Because Mendoza elected not to exercise the right to reject arbitration, the court found that “the negotiation of the arbitration provision was not oppressive under California law of unconscionability.”

After concluding that the arbitration clause was not procedurally unconscionable, the court also found that it was not substantively unconscionable or the result of unfair surprise. The court highlighted the following warning in the contract:

VERY IMPORTANT. READ THIS ARBITRATION PROVISION CAREFULLY. IT SETS FORTH WHEN AND HOW CLAIMS . . . WILL BE ARBITRATED INSTEAD OF LITIGATED IN COURT. IF YOU DON’T REJECT THIS ARBITRATION PROVISION IN ACCORDANCE WITH SECTION 1 BELOW, UNLESS PROHIBITED BY APPLICABLE LAW, IT WILL HAVE A SUBSTANTIAL IMPACT ON THE WAY IN WHICH YOU OR WE RESOLVE ANY CLAIM.

This warning, combined with the way the arbitration clause “was set out conspicuously on a separate page of the contract,” led the court to conclude that the clause was not substantively unconscionable.

Like its counterpart in the Central District, the Southern District of California also recently sent a putative TCPA class action to arbitration. See Sherman v. RMH, LLC, et al., No. 13-cv-1986-WQH-WMc, 2014 WL 30318 (Jan. 2, 2014 S.D. Cal.).

Plaintiff Rafael David Sherman had purchased a used car from defendant Rancho Chrysler Jeep Dodge in 2010. In his complaint, he alleged that the defendants violated the TCPA in June 2013 by leaving a prerecorded voice message on the voicemail of his phone reminding him that it was the anniversary of his auto purchase and that it was time for “another status review of your ownership experience.”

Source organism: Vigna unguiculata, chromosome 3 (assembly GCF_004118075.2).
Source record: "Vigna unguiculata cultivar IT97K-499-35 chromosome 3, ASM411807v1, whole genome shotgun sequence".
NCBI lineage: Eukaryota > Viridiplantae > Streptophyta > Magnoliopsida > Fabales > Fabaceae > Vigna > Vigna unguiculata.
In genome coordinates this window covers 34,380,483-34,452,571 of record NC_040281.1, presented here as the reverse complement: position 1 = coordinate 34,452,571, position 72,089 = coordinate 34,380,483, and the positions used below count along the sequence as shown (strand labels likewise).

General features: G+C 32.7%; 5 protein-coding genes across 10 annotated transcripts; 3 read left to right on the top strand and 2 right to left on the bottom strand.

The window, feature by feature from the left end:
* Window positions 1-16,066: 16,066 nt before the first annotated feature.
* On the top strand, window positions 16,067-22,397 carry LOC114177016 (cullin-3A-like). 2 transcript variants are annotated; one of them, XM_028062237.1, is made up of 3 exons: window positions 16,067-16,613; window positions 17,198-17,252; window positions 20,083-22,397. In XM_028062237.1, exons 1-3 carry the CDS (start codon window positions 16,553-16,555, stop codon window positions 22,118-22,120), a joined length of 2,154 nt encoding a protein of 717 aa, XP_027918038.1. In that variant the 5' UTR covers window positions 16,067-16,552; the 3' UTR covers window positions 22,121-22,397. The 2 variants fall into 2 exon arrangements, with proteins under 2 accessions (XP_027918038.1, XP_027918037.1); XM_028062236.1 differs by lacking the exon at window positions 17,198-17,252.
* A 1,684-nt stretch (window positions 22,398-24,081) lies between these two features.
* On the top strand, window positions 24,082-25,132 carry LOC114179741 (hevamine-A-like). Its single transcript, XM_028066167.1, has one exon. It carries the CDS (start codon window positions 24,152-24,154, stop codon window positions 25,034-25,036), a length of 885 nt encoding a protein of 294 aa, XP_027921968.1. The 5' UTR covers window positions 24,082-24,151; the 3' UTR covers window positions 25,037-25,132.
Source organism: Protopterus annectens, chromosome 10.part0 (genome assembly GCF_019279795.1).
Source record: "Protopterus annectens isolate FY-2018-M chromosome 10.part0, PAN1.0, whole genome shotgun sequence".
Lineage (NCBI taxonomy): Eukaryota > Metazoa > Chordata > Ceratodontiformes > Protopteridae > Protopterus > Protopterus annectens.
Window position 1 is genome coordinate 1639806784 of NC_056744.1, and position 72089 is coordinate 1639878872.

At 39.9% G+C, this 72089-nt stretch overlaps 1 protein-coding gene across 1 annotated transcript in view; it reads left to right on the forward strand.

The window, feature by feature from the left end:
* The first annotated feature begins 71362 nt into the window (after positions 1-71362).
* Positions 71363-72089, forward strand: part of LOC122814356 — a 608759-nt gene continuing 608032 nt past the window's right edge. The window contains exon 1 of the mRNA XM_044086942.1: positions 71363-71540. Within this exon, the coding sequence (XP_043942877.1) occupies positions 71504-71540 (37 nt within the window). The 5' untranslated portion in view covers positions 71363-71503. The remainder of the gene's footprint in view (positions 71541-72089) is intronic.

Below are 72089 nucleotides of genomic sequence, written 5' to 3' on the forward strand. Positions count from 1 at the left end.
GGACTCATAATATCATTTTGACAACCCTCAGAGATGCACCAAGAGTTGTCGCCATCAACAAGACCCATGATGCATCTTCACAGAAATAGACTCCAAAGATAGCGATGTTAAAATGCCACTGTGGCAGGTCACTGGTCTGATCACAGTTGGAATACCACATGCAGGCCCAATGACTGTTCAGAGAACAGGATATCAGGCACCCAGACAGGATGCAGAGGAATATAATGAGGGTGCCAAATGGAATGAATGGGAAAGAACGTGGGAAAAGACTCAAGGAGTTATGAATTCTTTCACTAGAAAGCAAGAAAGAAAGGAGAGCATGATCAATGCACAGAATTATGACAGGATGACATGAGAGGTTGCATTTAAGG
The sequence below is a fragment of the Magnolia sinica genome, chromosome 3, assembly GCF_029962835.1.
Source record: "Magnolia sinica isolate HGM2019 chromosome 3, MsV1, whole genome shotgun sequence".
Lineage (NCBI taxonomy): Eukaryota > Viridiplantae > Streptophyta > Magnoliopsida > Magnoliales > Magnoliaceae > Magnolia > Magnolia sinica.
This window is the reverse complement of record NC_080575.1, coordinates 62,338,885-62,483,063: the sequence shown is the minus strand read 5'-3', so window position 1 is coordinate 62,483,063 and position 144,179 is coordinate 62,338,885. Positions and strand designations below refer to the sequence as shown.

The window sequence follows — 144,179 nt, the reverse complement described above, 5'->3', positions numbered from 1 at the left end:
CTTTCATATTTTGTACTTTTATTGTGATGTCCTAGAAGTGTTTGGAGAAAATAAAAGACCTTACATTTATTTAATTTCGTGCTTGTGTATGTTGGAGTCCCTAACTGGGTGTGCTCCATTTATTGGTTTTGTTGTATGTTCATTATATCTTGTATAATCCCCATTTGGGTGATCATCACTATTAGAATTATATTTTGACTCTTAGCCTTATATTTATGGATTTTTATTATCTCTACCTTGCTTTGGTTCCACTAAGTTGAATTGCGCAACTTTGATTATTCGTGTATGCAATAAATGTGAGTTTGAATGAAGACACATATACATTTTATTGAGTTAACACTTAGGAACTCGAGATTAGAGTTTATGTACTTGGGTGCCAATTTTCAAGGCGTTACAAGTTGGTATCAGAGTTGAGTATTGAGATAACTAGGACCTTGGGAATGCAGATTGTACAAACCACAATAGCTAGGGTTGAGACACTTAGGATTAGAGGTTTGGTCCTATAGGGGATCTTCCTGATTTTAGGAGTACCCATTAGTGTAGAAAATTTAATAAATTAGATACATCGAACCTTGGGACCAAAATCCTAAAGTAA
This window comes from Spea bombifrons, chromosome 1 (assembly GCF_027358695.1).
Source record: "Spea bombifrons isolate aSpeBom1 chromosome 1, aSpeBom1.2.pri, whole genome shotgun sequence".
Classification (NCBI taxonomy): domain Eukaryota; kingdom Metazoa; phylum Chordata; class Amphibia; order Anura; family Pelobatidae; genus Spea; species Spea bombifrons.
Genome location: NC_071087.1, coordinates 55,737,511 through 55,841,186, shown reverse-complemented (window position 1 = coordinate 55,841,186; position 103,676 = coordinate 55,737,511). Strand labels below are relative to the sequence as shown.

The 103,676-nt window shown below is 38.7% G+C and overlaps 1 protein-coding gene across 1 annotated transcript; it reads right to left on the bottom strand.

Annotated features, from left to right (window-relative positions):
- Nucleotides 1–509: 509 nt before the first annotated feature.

At the time of his purchase, Sherman had signed a “Retail Installment Sales Contract.” The contract was a single sheet of paper with terms on both sides, including an arbitration clause on the back. Sherman signed the front of the contract, which included the following warning above the signature line: “YOU ACKNOWLEDGE THAT YOU HAVE READ BOTH SIDES OF THIS CONTRACT, INCLUDING THE ARBITRATION CLAUSE ON THE REVERSE SIDE, BEFORE SIGNING BELOW.”

The arbitration clause, like the clause at issue in Mendoza, was sufficiently broad enough to encompass Sherman’s TCPA claim: “Any claim or dispute, whether in contract, tort, statute or otherwise . . ., between you and us or our employees, agents, successors or assigns, which arise out of or relate to your credit application, purchase or condition of this vehicle, this contract or any resulting transaction or relationship . . . shall, at your or our election, be resolved by neutral, binding arbitration and not by a court action.”

Sherman argued that the court should not enforce the arbitration clause, because (1) there is no evidence that Sherman read the arbitration clause; (2) the clause is unconscionable; and (3) the clause does not cover the dispute at issue. The court rejected each of these arguments.

These recent decisions stress the importance of ensuring that arbitration clauses contain class action waivers, are broad enough to encompass potential TCPA claims, and sufficiently explain the consumer’s legal rights.